Dakota, who knows way more about paint than I do, thought we should use Benjamin Moore Natura Paint. It's a zero VOC paint, so it basically has no scent, and is presumably better for your indoor air quality. Benjamin Moore has a lot of great color choices, and we finally decided on "Seedling," which is a light green. The idea was to paint the walls a lighter, but very similar, color green to the cabinets. Dakota got this idea from an architect he really admires who did a gray-on-gray kitchen. While the idea of an all-gray kitchen didn't sound so good to me, the green on green looks really nice.
The Natura Paint went on very smoothly, and I was able to get two coats on the walls before Christmas. Dakota then added a simple, white trim around the French doors and along the base of the walls. The overall effect is really nice and bright, and having the walls painted makes the kitchen seem so much closer to completion.
Another exciting kitchen improvement was the removal of the ugly, aluminum windows over the sink and the installation of new wood windows. For this endeavor, Dakota built a scaffolding on the back corner of the house.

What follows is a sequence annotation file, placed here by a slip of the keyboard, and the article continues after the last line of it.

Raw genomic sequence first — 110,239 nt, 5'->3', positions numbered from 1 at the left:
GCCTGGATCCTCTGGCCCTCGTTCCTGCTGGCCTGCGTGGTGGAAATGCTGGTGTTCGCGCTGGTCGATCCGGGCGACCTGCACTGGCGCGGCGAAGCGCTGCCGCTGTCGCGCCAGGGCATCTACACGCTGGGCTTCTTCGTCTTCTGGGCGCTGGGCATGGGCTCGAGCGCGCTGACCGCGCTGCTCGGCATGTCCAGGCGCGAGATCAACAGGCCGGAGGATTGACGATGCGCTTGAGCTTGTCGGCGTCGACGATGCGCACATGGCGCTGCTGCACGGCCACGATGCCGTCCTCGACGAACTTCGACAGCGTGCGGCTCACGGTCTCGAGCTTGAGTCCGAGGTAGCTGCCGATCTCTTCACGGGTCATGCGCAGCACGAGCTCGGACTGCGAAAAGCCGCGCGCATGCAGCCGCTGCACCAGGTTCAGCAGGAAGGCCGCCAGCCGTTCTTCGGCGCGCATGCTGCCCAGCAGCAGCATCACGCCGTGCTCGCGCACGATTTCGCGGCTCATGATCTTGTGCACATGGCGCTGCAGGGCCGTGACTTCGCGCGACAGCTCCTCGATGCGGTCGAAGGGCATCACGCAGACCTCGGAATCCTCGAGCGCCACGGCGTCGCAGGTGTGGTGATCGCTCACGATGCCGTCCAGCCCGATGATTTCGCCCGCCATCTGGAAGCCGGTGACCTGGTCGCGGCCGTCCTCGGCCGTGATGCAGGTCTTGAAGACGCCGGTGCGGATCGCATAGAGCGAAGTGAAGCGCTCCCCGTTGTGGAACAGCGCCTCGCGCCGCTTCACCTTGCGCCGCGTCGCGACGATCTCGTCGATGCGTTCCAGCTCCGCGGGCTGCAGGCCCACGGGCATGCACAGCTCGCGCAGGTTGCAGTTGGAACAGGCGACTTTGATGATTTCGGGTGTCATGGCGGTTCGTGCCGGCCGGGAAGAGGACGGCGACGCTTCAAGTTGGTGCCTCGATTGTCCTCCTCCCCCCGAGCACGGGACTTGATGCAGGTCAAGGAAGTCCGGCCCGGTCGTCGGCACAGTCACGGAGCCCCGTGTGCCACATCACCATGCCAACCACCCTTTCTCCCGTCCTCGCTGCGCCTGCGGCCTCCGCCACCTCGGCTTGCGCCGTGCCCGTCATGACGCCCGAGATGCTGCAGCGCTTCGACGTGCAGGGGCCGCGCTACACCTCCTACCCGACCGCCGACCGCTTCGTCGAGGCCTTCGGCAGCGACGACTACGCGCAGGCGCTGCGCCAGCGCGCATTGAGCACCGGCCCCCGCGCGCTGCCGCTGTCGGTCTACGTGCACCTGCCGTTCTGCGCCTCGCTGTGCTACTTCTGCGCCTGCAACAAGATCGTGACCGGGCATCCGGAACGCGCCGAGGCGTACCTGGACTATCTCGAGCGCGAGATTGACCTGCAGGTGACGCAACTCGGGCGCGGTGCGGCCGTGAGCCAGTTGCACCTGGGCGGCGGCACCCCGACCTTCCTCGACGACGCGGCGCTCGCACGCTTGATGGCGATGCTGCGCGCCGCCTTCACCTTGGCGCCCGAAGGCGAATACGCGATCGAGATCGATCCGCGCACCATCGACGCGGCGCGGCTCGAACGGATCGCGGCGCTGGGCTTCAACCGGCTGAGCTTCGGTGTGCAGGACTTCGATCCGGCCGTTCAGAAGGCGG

There was a lot of discussion over what type of windows we should install, and whether we should buy them or Dakota should make them. As you may know, windows are extremely expensive. So, we ended up going with the significantly cheaper Dakota-made variety. Let me assure you, though, they do not look cheap. Dakota decided on a simple casement style, which I think was a great idea because the single pane allows us to fully admire the view. The view from the sink, which looks Northeast towards the San Rafael and San Gabriel Mountains, may actually be the best view in our house.
We also spent some time discussing whether we should use regular glass or double-glazed with a layer of argon/krypton gas in between. This second variety, also known as insulated windows, are more expensive but also more energy-efficient because they prevent heat gain in the summer and heat loss in the winter. Initially, we thought the insulated windows would be a good idea for our "green" remodel, but after thinking it over, we realized that the benefits in our kitchen would be pretty minimal. We don't have central heat or air, and since we already insulated the kitchen walls and the attic, we're in pretty good shape when it comes to heat gain and loss. So, we went with plain old glass.
To help with energy efficiency, Dakota added a small awning over one of the windows, which will shade it during the summer and also keep rain off the sill. It's invisible from inside, but did a good job keeping the window relatively dry in our most recent rain storm.
There is still work to be done on the kitchen, although, at this point, it's mostly details. Dakota is adding more trim, touching up some paint, refurbishing a small window and finishing up the new door. Then we just have to get the tile installed, and we'll be done! Hopefully all that work can take place in the next couple of months.